Presentation Abstract

Title: Comparison of Direct and Indirect Sample Preparation Methods for Asbestos Analysis

Authors: Leonard G. Burrelli and John W. Spencer

Presented at: AIHce 2001, New Orleans, LA

Industrial hygienists must clearly understand the procedures encompassed within the various analytical methods to properly conduct health hazard assessments. It is imperative that the industrial hygienist selects the appropriate standard analytical method for an assessment to obtain meaningful results; assures that the assessment was conducted in accordance with federally mandated guidelines; and obtains results that are conducted using verifiable and quality assured processes.

A study was conducted to compare the effect of a “direct” filter preparation technique (NIOSH Analytical Method 7400) with an “indirect” filter preparation technique (ASTM Method D5755-95) that utilizes ultrasonic treatment and re-deposition of collected particulate. The airborne sample materials used for the analysis were generated from non-friable asbestos-containing gaskets. The dust generation technique was developed only to produce material for collection on the filter cassette, and was not reflective of likely occupational airborne fiber values when working with the gasket products.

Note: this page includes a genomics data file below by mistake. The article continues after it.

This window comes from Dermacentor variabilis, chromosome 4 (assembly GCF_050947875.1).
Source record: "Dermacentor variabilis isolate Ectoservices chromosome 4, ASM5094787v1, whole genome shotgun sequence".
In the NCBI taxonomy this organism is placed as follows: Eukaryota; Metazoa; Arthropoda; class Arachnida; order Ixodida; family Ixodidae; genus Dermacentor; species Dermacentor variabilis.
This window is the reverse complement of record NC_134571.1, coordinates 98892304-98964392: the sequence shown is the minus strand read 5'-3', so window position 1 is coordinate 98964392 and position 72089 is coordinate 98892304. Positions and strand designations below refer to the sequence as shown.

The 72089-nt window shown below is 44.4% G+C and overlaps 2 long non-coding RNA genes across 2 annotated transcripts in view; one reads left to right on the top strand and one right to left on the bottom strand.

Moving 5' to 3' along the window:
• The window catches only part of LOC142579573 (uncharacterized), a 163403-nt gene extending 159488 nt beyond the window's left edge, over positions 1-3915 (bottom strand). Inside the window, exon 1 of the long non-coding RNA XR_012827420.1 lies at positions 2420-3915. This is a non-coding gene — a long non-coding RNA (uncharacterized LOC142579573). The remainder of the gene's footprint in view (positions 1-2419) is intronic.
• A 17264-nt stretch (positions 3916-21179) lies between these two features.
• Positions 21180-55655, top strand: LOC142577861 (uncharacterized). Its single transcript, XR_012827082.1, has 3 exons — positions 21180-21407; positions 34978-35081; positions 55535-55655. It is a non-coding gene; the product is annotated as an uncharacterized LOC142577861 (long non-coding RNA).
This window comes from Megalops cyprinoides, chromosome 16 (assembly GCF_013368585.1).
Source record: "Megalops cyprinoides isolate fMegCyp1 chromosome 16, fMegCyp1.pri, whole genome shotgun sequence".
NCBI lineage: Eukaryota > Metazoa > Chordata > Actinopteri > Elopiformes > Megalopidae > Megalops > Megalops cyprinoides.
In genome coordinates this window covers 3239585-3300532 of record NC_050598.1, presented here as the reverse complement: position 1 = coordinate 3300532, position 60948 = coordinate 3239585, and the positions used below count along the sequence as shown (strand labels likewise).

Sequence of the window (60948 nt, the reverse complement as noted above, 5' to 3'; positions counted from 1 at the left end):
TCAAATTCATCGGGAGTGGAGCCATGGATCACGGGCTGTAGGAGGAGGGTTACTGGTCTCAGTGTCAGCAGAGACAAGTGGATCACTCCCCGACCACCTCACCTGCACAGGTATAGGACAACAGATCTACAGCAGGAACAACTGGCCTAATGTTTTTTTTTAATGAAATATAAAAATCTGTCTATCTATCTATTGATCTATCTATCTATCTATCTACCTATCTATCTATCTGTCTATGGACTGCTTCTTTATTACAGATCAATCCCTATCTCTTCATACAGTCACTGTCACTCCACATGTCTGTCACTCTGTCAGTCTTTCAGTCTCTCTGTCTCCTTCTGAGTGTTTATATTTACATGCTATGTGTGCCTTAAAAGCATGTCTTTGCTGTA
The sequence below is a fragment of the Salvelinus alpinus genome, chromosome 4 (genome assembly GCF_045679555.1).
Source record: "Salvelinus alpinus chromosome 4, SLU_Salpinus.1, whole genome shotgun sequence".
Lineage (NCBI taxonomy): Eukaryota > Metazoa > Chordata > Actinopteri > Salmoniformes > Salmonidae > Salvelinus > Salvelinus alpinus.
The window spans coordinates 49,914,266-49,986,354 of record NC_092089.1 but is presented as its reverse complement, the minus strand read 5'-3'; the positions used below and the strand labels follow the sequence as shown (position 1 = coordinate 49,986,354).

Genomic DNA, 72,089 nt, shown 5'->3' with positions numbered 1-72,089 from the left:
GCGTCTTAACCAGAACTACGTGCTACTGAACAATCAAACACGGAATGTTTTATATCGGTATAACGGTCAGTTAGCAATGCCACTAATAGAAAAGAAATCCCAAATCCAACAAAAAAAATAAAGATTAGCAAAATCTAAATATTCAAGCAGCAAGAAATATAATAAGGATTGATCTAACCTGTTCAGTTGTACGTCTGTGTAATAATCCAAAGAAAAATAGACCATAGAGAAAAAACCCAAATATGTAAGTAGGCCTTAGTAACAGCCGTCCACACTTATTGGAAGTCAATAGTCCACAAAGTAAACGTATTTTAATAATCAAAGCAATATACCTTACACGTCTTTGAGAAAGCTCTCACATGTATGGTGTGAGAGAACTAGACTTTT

The results of the study showed that the use of the indirect sample preparation method as described in ASTM Method D5755-95, disassociated bound asbestos fibers from the non-friable gasket matrix material, and also dispersed fiber bundles rendering discreet “countable” asbestos structures. Analysis of the indirect sample preparations revealed an increase in the number of fibers detected and countable by phase contrast microscopy. Samples analyzed by the direct preparation methodology as required by OSHA showed that fibers were generally encapsulated in bundles and matrices.

Therefore, air samples prepared by an indirect analytical methodology presented results that were not reflective of the actual fiber concentration in the air. In all cases, the fiber in air concentration by indirect preparation exceeded the companion sample analysis prepared by the direct methodology by a factor of 20 to 26 times.

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